As a first-year neurology student, Ashya Tucker was looking for a community, but was uncertain of where to begin.
After learning a friend of hers was part of its executive board, Tucker went with her to a meeting for UC Alliance — a student organization dedicated to the support, advocacy and betterment of the LGBTQ community and their allies.
“Initially, I was kind of afraid to go, but eventually I did, and it was amazing,” Tucker said. “I really felt part of a group and through UC Alliance, and other resources such as the LGBTQ center on campus, I was able to meet a lot of people, build that community and grow out of my shell.”
Now in her third year, Tucker is the internal vice president of UC Alliance. The group serves as a way to build community between cisgender individuals and the LGBTQ community, on and off campus.
UC Alliance meets every Monday at 7:00 p.m. in the Campus Recreation Center (CRC), room 3220. Meetings are typically discussion-based to encourage students to find their own voice and engage with peers in the community. Whether allies or actual members of the community, UC Alliance wants members to be able to engage in conversations and be comfortable doing so.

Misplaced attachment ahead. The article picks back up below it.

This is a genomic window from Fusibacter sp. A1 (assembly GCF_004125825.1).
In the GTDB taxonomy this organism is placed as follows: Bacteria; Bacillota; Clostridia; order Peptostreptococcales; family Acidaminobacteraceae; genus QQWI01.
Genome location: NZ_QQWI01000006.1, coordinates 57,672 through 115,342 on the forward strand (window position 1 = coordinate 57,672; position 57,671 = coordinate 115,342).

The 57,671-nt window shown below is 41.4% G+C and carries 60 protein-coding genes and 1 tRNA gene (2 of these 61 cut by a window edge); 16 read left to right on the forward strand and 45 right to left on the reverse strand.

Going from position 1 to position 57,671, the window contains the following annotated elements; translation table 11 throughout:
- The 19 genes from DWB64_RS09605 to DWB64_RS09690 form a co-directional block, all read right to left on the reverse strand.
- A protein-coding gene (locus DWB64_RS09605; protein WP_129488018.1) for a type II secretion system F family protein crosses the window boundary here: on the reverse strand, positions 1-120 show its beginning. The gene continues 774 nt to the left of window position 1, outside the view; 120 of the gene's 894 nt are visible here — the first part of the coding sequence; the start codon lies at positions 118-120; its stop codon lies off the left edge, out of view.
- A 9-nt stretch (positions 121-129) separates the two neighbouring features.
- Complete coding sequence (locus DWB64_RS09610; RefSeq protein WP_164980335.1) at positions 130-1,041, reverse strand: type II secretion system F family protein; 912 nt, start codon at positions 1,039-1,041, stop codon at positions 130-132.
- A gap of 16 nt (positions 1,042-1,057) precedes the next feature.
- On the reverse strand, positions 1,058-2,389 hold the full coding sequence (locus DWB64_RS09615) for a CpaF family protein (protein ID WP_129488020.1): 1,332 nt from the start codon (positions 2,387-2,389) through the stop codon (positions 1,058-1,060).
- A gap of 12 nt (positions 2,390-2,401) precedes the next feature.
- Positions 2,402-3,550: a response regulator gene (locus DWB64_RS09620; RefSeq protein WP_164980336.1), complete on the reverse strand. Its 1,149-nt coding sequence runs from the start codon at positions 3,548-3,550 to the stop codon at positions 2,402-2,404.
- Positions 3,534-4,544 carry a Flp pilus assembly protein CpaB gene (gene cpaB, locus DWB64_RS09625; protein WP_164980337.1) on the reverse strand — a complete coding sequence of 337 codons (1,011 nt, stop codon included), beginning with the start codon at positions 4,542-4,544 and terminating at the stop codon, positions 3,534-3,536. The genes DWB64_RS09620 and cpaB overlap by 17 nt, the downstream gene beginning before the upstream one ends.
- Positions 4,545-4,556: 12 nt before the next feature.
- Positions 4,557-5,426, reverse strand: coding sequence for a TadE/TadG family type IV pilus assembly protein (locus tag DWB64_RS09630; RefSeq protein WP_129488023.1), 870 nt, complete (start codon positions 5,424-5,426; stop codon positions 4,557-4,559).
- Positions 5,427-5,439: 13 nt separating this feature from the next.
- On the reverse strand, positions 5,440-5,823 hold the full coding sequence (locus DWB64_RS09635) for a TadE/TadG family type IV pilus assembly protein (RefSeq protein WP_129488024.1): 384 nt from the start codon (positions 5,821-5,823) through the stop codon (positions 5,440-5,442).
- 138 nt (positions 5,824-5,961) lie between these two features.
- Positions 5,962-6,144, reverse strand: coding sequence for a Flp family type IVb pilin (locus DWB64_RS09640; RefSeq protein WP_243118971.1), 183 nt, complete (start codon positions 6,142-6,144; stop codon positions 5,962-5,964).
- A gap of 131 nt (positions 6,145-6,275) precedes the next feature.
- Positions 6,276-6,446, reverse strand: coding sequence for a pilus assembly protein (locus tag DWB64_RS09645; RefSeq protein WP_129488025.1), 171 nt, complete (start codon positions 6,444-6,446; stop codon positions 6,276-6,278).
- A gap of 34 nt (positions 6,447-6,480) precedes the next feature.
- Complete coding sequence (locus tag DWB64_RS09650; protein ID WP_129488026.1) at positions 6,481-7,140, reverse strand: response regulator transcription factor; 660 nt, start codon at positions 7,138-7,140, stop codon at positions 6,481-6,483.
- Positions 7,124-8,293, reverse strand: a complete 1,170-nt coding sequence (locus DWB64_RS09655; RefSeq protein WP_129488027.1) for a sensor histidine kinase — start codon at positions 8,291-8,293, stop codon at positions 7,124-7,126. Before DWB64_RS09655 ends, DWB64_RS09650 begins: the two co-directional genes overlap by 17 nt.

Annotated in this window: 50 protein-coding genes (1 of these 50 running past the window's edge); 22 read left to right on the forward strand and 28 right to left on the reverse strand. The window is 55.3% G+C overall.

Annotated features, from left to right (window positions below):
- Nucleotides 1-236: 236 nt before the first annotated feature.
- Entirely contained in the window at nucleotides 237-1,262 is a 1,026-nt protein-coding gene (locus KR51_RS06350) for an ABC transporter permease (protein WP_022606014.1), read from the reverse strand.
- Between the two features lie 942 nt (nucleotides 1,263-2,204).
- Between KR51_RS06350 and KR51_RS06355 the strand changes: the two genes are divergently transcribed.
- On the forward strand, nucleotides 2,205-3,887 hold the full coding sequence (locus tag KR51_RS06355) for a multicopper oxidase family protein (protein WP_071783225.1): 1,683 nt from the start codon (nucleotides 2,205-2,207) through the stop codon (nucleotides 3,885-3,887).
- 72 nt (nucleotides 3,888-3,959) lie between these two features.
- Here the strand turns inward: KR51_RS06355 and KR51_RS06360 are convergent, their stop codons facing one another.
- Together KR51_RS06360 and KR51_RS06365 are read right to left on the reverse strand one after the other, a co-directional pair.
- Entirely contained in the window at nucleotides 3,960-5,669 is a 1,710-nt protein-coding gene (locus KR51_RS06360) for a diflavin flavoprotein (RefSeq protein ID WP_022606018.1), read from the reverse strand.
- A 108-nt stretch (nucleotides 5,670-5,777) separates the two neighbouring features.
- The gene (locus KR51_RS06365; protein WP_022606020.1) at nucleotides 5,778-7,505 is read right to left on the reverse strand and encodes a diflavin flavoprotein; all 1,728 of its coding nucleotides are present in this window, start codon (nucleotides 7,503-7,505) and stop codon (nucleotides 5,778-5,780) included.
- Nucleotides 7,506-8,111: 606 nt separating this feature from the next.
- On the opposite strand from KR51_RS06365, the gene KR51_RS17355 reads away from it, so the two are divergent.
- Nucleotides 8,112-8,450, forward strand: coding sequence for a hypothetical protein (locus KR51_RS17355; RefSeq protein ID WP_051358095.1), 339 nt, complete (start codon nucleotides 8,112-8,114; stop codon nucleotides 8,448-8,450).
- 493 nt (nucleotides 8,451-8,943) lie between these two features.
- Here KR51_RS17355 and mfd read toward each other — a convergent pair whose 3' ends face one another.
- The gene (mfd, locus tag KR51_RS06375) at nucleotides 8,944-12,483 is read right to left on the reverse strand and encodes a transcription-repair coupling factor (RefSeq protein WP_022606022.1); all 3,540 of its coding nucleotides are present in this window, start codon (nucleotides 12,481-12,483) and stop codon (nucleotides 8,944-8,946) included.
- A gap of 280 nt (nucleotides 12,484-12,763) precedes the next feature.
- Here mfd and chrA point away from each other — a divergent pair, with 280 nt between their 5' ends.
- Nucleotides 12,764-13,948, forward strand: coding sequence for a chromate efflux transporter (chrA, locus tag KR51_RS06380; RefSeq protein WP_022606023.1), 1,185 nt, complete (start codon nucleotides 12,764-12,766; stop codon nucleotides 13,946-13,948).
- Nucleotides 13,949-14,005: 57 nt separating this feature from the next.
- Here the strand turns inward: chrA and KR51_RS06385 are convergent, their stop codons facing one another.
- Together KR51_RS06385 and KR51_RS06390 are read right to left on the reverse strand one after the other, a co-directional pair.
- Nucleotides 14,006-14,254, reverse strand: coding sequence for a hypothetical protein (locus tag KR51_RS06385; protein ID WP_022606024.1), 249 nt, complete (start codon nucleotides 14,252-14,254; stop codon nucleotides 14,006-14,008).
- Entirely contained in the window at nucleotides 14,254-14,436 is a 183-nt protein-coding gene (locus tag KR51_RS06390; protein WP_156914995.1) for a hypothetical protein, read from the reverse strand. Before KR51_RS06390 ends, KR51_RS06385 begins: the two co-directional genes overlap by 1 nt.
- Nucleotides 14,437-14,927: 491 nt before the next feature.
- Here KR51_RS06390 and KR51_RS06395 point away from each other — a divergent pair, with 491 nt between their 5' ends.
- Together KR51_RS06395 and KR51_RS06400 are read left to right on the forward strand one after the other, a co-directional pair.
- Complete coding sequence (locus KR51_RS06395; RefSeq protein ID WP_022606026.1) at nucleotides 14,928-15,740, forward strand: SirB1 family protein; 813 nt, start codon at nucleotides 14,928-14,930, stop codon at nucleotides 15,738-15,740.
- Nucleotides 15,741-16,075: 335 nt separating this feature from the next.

As internal vice president, Tucker works to make sure people feel welcome and ensure that members are given the space and resources to have those discussions, learn and grow as an ally or member.
“We realize that not everyone comes from the same background, and people have different levels of understanding, and, honestly, different biases,” Tucker said. “If [differences] are never voiced or given a place to actually express them, then those biases still lay with it.”
Acknowledging the biases that exist even within the LGBTQ circle, Tucker hopes having these conversations enable the space for members to become leaders within the community. Conversations may include various topics such as sex education, social justice and coming out.
“You’ll hear a lot of people say, ‘Oh it’s 2019, haven’t we gotten past that,’ but when you actually look at it, a lot of people are not in the position to come out in a way in which they’re safe or comfortable doing that,” she said. “So, we talk about how to come out and how to still be proud, even if you aren’t in place in which you can actually be open.”
Through this growth, Tucker hopes members learn to be comfortable being wrong sometimes and create a voice to advocate for deeper conversation in other parts of their lives, on and off campus — in turn, learn to actively listen to understand one’s needs, their actions, their words and their own needs.
“One thing I want people to do is develop that self-awareness and self-acceptance,” Tucker said. “Also, to be able to accept others and recognize that you don’t always have to understand people in order to accept them.